Similarly, mobilize investments for its scaling and competitive insertion in international trade chains.
These investments can be conditioned by positive social and environmental impacts as in the case of sustainable finance.
The transition is possible within the framework of the “build-back better” concept or of green, inclusive and competitive economic recovery promoted by the main agencies of the post-pandemic multilateral system.
Additionally, the attraction of impact investment in the bioeconomy, as well as accelerators and risk investment in bio-enterprises, proves to be an important catalyst factor in the European case.
To conclude, we can say that the bioeconomy can, progressively, guide the transition towards a sustainable and resilient economic model.
Its current importance is moderate because productive capacities are still incipient. It requires a public policy consistent with sustainable development.
Sustainable finance offers a vehicle to mobilize the resources necessary for its development by 2050, without causing environmental or global health problems.
Finally, the bioeconomy will make sense if conditions are created for a socio-ecological transition that requires structural changes in the global consumption model, the concentration of wealth, and the internalization of environmental and social costs.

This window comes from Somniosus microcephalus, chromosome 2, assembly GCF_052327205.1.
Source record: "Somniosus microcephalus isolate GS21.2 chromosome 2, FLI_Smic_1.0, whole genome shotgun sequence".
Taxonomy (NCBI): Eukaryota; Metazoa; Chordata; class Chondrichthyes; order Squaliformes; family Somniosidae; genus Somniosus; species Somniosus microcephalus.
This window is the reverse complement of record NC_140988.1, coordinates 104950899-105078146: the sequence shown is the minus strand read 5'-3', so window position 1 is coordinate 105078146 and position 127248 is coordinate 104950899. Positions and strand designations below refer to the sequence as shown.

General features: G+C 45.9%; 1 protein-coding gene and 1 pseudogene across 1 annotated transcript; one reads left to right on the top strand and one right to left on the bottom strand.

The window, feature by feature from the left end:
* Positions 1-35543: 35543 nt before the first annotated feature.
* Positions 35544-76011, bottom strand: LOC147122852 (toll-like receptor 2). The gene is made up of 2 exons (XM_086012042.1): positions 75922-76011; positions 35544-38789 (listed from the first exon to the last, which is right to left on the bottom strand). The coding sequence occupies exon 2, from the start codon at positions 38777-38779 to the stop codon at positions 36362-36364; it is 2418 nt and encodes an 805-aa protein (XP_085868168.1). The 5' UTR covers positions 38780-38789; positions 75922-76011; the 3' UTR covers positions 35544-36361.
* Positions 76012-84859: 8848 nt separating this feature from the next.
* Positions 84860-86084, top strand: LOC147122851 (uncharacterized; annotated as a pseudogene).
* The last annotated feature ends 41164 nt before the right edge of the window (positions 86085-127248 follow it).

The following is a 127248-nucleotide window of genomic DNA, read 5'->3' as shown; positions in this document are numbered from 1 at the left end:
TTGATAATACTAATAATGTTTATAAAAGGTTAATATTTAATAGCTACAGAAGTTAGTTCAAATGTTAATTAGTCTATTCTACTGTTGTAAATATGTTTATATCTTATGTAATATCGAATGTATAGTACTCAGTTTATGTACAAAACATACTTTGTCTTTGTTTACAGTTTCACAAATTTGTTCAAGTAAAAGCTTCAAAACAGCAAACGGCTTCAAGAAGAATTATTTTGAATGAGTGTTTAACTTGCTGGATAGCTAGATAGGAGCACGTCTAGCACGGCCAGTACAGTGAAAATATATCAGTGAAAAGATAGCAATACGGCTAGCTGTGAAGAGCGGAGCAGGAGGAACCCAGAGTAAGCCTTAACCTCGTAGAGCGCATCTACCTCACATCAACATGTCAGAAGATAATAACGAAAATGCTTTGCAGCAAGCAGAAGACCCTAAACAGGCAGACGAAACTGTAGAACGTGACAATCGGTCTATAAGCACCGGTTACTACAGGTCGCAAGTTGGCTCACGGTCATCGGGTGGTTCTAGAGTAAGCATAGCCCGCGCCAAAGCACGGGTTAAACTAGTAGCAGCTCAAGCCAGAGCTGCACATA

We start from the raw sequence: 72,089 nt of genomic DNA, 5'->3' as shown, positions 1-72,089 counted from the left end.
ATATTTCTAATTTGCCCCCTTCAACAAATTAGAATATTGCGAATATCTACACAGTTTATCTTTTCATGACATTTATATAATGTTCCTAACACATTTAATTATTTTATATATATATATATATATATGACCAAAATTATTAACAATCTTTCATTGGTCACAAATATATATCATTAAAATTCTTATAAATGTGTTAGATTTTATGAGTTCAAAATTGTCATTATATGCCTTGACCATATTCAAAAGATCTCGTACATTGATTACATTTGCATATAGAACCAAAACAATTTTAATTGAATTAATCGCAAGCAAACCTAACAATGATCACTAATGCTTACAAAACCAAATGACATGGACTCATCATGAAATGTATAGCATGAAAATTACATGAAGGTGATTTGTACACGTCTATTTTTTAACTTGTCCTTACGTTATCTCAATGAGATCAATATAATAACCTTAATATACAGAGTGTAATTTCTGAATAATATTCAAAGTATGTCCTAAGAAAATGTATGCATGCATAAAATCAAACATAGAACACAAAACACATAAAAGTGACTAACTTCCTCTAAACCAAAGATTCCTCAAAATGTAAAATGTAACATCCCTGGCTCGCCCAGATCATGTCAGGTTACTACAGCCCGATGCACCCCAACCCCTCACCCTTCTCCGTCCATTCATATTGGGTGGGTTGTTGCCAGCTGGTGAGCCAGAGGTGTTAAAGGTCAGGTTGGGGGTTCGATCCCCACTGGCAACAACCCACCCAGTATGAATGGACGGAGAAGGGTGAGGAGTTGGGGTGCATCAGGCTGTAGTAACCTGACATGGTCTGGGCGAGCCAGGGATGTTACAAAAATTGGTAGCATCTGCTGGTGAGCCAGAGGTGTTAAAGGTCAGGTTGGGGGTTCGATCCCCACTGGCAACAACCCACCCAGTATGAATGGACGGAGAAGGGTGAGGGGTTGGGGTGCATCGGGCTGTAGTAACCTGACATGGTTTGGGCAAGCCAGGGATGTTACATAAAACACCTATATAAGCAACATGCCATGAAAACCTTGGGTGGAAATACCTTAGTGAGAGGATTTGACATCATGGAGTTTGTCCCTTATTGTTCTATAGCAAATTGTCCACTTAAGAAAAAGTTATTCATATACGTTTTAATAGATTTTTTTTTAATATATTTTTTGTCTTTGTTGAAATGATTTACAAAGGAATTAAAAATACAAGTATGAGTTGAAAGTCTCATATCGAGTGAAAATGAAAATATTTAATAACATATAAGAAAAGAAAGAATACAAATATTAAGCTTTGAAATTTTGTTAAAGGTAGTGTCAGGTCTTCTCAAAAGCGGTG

The certainty of the bioeconomy must convince the global village to wake up, react and take the initiative to give a twist on their relationships with nature.
Today Europe is the epicenter of that change with its Green Pact. It should mobilize all its resources beyond its technology transfer interests.
Its financing must focus on transforming and making viable these alternative routes to reach the Indies. Public announcements from Europe’s largest banks on their decision to phase out commercial services for the export of oil from the Ecuadorian Amazon this is encouraging news.
We hope that Ecuador, like other mega-biodiversity countries, will motivate us not to lose the capacity for improvisation, adaptability, to see “impossible” opportunities and alternatives. To return to the sea for more dreams without falling into past mistakes.
Daniel Ortega Pacheco is director of Center for the Development of Public Policies, Escuela Superior Politécnica del Litoral ESPOL (Ecuador). this artThe article appeared on The Conversation. You can read the original version here.
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Eddie is an Australian news reporter with over 9 years in the industry and has published on Forbes and tech crunch.